Gel-polish manicures have gone mainstream, with options for over-the-counter products easily accessible to any client brave enough to tackle the task. Between the informal training of most nail techs and the fallout of DIY gel options, public nail plates are experiencing abuse in record numbers.

The solution lies with educated professionals. We need more techs who are capable of both understanding and educating their clients about the potential removal problems. Create opportunities to discuss best practices with your clients. That conversation could go something like this:

Client: Do you think I should take a break from gel manicures? A friend of mine took hers off because her nails got really soft and these weird white spots appeared and wouldn’t go away.

You: No. You don’t need to take a break. When we’re done removing your gel-polish, you’ll be able to see your nail plates have no white spots. They may be a little soft when we initially remove the wraps, but that’s because they’ve been absorbing the liquid in the wrap. As soon as your nails dry fully, they’ll no longer be soft.

Client: Well, why would her nails have white spots?

You: I can’t say definitively without looking at them, but in general two things leave white markings on the nail. The first is an overall discoloring that indicates the nails are dehydrated. A similar thing happens to dry skin. Once we moisturize it, the white coloring goes away. The second is white spots.

Client: Like my friend had?

You: Exactly. Unfortunately, this has become a relatively common occurrence on nail plates because many people try to rush the removal of gel-polish. Let me explain: The base coat we use during a gel manicure literally bonds to the nail plate. To remove the gel, we have to break that bond. Many manufacturers recommend 10 minutes of soaking to break down the chemicals that form that bond. But that’s under ideal conditions: the wrap is adequately soaked, it’s pressed firmly against the entire surface of the nail plate, and the wraps don’t move or loosen. But even then, the removal process can take longer if the gel has been on the nail longer than the recommended two weeks. Many techs don’t take the time to let that bond break completely. Instead, if there’s any gel remaining when the wraps are removed, they use a tool to scrape it off.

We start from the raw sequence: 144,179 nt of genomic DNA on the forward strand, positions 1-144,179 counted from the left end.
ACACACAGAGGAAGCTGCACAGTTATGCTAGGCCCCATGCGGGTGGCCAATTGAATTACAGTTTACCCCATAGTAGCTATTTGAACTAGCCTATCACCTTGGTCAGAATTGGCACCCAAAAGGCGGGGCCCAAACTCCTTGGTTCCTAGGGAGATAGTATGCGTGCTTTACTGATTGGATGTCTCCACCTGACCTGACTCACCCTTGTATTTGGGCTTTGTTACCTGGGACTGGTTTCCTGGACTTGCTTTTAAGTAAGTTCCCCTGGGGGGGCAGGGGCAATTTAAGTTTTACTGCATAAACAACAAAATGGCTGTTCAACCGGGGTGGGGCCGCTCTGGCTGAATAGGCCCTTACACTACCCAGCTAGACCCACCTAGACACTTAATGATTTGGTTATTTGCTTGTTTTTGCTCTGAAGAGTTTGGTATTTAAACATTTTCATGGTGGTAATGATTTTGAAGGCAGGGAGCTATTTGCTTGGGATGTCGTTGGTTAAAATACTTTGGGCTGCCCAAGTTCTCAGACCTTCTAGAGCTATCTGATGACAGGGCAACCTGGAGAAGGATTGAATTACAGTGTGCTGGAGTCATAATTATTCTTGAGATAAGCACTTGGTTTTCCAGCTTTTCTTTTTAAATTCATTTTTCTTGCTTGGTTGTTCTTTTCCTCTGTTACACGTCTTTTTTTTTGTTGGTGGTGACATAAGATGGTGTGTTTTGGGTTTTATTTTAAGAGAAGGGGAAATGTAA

Client: I take it that’s not OK.

You: Absolutely not. It’s not physically possible to scrape gel off a nail without taking part of the nail with it! What’s left is a nail plate full of divots and scrapes. Those ruts are damage to the keratin layer. In fact, those white spots we see are often a collection of cells that have been “shoveled” into a pile on the surface of the nail.

Client: Oh my! That sounds terrible.

You: Yes, it can cause a lot of damage. I want you to know I take precautions to avoid that possibility. First, I shorten the nails before I wrap them because this breaks the seal of the polish at the tip of the nail. Then, I wet the wraps liberally, wrap them firmly around the nails, then hug your hands in a warm, dry towel so you don’t move around. I want to make sure when it’s time to remove the wrap, every bit of the seal from the gel-polish has been released.

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